A modern trademark regime has come into force in Trinidad and Tobago with the implementation of The Trade Marks Act of 2015. The new Act repeals the prior Trade Mark Act, which had been in effect for over six decades since 1955. The new Act was originally approved five years ago, although the legislation for the Trademark Regulations which actually implement the new trademark system under the Act was only approved this year.
The following are some noteworthy changes under the new Act and Regulations:
- Higher official fees for many actions;
- Implementation of the 11th edition of the Nice Classification (Trinidad and Tobago previously used the 7th edition);
- Greater protection is afforded to well-known trademarks, with or without a trademark registration, during examination and invalidity and infringement actions, including additional injunctive-relief options;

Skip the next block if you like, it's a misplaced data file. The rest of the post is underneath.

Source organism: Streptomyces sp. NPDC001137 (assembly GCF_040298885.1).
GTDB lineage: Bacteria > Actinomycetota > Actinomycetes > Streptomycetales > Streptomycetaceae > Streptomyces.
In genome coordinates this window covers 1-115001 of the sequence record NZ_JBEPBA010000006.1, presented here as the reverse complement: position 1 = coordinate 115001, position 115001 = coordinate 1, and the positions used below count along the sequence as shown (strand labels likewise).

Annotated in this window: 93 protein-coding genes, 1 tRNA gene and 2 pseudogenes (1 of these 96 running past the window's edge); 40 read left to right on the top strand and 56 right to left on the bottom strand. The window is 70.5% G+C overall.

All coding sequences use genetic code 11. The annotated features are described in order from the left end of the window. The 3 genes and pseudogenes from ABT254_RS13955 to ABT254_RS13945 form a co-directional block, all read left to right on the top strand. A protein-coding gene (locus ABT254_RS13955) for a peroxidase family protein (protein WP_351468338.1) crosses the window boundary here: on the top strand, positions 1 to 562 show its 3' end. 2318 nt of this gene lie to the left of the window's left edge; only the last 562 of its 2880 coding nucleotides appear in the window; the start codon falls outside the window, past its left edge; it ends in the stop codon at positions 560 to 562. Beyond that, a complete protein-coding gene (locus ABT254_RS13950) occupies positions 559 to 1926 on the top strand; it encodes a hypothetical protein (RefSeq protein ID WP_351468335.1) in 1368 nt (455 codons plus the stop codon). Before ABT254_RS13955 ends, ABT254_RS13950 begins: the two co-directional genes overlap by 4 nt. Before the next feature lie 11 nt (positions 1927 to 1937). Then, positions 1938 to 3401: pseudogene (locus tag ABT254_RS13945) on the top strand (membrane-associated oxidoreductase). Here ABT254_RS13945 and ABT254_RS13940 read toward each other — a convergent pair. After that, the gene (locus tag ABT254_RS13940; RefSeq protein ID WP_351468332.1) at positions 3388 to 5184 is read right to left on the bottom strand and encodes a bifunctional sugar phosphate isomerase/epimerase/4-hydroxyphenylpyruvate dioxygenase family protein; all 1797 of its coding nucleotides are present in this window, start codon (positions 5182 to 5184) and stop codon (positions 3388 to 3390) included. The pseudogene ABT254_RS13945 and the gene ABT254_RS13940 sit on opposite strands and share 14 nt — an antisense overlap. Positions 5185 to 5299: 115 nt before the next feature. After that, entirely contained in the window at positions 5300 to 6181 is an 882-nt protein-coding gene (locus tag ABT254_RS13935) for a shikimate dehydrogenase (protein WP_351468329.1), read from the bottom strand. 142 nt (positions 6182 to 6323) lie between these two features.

- Technology upgrades at the Trademark Office, including electronic filing of applications and implementation of a unified register in contrast to the prior two-part system which distinguished marks based on their level of distinctiveness and categorized them under Parts A and B of the Register;
- An expanded definition of trademarks to include non-traditional marks such as sound marks, color marks, and three-dimensional marks;
- Measures to register trademarks with Customs for border enforcement; and
- Regulations for Trinidad and Tobago’s expected future entry into the Madrid System.
Registrations that are already in the renewal grace period or had lapsed under the repealed act will still be governed by the former Act, as will pending applications unless the applicants opt into examination under the new Act. Applicants can so opt by December 28, 2020.